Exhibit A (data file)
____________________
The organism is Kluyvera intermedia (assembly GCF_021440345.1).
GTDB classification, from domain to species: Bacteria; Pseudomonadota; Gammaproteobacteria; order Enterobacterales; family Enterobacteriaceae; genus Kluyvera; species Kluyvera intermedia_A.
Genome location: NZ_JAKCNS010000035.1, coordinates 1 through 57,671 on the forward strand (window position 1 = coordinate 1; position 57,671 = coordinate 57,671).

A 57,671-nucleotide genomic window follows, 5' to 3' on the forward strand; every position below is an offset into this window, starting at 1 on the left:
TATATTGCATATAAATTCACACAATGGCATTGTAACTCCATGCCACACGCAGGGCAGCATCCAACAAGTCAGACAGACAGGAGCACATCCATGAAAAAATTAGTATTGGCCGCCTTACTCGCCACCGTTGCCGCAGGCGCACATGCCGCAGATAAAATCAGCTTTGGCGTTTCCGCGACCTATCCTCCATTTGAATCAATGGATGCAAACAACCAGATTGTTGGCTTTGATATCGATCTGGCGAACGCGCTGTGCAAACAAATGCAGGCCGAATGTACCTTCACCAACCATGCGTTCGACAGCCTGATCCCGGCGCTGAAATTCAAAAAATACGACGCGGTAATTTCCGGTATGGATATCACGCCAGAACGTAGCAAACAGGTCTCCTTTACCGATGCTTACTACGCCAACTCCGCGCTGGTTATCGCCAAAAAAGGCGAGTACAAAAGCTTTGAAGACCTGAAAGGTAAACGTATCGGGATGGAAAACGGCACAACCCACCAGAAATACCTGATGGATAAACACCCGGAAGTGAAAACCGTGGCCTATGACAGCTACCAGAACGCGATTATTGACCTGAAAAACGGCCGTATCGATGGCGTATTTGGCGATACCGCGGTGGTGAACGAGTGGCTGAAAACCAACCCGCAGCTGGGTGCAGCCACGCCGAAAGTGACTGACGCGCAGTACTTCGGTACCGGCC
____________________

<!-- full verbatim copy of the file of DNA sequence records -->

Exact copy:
The organism is Kluyvera intermedia (assembly GCF_021440345.1).
GTDB classification, from domain to species: Bacteria; Pseudomonadota; Gammaproteobacteria; order Enterobacterales; family Enterobacteriaceae; genus Kluyvera; species Kluyvera intermedia_A.
Genome location: NZ_JAKCNS010000035.1, coordinates 1 through 57,671 on the forward strand (window position 1 = coordinate 1; position 57,671 = coordinate 57,671).

A 57,671-nucleotide genomic window follows, 5' to 3' on the forward strand; every position below is an offset into this window, starting at 1 on the left:
TATATTGCATATAAATTCACACAATGGCATTGTAACTCCATGCCACACGCAGGGCAGCATCCAACAAGTCAGACAGACAGGAGCACATCCATGAAAAAATTAGTATTGGCCGCCTTACTCGCCACCGTTGCCGCAGGCGCACATGCCGCAGATAAAATCAGCTTTGGCGTTTCCGCGACCTATCCTCCATTTGAATCAATGGATGCAAACAACCAGATTGTTGGCTTTGATATCGATCTGGCGAACGCGCTGTGCAAACAAATGCAGGCCGAATGTACCTTCACCAACCATGCGTTCGACAGCCTGATCCCGGCGCTGAAATTCAAAAAATACGACGCGGTAATTTCCGGTATGGATATCACGCCAGAACGTAGCAAACAGGTCTCCTTTACCGATGCTTACTACGCCAACTCCGCGCTGGTTATCGCCAAAAAAGGCGAGTACAAAAGCTTTGAAGACCTGAAAGGTAAACGTATCGGGATGGAAAACGGCACAACCCACCAGAAATACCTGATGGATAAACACCCGGAAGTGAAAACCGTGGCCTATGACAGCTACCAGAACGCGATTATTGACCTGAAAAACGGCCGTATCGATGGCGTATTTGGCGATACCGCGGTGGTGAACGAGTGGCTGAAAACCAACCCGCAGCTGGGTGCAGCCACGCCGAAAGTGACTGACGCGCAGTACTTCGGTACCGGCC